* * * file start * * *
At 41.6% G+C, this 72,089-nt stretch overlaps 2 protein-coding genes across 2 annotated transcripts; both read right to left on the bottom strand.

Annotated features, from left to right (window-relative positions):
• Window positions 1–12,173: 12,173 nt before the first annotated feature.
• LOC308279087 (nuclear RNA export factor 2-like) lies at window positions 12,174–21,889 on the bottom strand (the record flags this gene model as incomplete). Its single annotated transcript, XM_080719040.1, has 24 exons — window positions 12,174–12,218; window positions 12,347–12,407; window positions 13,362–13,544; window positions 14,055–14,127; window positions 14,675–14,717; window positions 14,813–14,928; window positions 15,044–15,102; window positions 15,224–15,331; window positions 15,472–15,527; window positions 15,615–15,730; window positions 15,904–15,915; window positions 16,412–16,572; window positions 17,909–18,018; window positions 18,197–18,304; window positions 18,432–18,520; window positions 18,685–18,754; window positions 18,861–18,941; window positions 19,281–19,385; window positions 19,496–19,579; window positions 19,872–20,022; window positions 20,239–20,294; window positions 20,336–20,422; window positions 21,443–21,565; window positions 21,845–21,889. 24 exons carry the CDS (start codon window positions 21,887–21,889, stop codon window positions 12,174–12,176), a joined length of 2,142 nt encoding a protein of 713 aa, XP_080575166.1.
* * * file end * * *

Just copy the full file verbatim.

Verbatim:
At 41.6% G+C, this 72,089-nt stretch overlaps 2 protein-coding genes across 2 annotated transcripts; both read right to left on the bottom strand.

Annotated features, from left to right (window-relative positions):
• Window positions 1–12,173: 12,173 nt before the first annotated feature.
• LOC308279087 (nuclear RNA export factor 2-like) lies at window positions 12,174–21,889 on the bottom strand (the record flags this gene model as incomplete). Its single annotated transcript, XM_080719040.1, has 24 exons — window positions 12,174–12,218; window positions 12,347–12,407; window positions 13,362–13,544; window positions 14,055–14,127; window positions 14,675–14,717; window positions 14,813–14,928; window positions 15,044–15,102; window positions 15,224–15,331; window positions 15,472–15,527; window positions 15,615–15,730; window positions 15,904–15,915; window positions 16,412–16,572; window positions 17,909–18,018; window positions 18,197–18,304; window positions 18,432–18,520; window positions 18,685–18,754; window positions 18,861–18,941; window positions 19,281–19,385; window positions 19,496–19,579; window positions 19,872–20,022; window positions 20,239–20,294; window positions 20,336–20,422; window positions 21,443–21,565; window positions 21,845–21,889. 24 exons carry the CDS (start codon window positions 21,887–21,889, stop codon window positions 12,174–12,176), a joined length of 2,142 nt encoding a protein of 713 aa, XP_080575166.1.